This guidance applies to all residential tenancies created since 1 April 2007. There's only one type of tenancy you can set up, and it covers furnished and unfurnished lettings.
You can charge a market-based rent. But in certain circumstances, the tenancy can become a rent-controlled tenancy.
You and the tenant agree how long the tenancy will run for before the tenancy agreement is signed. You can set up the tenancy as:
A tenancy that's a periodic tenancy by agreement with the tenant is called a contractual periodic tenancy.
If you start with a fixed-term tenancy and allow the tenant to stay in the property without a new agreement at the end of the fixed term, the tenancy will automatically become what's called a statutory periodic tenancy.
You can't seek possession during the fixed term of a fixed-term tenancy, unless a clause in the tenancy agreement allows it to end earlier (e.g. it contains a 'break clause'). If the tenant refuses to leave when the fixed term ends, you'll have to follow a specified procedure to regain possession – see.
The tenant can serve you with a notice to quit at any point during the fixed term, giving at least 28 days' notice. Usually, the tenant will still have to pay the rent until the end of the fixed term unless the tenancy agreement contains a break clause allowing it to be ended early.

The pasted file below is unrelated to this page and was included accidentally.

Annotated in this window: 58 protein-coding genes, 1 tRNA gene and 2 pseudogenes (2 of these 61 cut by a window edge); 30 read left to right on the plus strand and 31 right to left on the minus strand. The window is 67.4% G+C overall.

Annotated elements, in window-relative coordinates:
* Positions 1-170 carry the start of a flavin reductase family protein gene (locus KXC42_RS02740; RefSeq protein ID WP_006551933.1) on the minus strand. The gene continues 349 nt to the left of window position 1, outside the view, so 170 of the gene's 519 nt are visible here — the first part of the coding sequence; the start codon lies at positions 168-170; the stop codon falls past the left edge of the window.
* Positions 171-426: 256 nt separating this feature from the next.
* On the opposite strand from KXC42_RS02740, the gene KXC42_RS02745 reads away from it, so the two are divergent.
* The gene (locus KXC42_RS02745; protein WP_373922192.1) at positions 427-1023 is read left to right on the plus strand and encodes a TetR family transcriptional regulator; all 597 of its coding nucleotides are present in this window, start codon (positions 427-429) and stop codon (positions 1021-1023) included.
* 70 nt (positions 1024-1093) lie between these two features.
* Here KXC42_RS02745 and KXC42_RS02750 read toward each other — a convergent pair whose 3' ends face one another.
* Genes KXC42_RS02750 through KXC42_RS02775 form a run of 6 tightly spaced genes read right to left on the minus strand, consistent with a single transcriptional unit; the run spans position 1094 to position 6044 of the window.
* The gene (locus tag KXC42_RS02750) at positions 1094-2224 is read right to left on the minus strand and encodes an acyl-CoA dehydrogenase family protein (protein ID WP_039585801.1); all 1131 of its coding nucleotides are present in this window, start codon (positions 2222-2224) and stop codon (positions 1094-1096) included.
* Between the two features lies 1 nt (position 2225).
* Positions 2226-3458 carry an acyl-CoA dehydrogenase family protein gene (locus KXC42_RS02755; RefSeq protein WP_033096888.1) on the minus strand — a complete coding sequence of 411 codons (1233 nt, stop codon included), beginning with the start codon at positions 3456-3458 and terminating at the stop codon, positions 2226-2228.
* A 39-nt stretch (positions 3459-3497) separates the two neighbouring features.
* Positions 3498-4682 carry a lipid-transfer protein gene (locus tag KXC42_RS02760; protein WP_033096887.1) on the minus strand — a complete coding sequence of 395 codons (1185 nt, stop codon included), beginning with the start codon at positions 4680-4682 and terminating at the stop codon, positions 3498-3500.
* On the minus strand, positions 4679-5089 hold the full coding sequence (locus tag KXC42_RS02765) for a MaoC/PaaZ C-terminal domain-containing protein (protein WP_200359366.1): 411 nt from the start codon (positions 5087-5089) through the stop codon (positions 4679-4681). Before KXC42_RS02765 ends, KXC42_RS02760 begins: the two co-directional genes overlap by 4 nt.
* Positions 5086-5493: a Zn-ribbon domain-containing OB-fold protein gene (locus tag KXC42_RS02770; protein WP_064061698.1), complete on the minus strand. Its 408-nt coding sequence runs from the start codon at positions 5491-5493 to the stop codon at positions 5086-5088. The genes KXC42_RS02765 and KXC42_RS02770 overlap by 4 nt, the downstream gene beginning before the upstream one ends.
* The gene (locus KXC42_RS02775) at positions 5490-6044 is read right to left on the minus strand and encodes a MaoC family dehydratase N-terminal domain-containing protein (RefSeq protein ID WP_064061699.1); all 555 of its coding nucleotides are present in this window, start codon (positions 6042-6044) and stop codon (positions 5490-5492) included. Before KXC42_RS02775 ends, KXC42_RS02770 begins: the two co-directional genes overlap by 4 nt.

A periodic tenancy must run for a minimum period of 6 months. If you want to regain possession of the property, you can serve a notice on the tenant to quit the property giving at least 28 days' notice before you wish to gain possession, subject to the minimum 6-month period.
If the tenant doesn't leave by the date specified in the notice to quit, you'll have to follow a specified procedure to regain possession of the property – see.
So long as the tenancy hasn't been running for over 5 years, the tenant can serve you with a notice to quit the property at any point during the tenancy, giving at least 28 days' notice.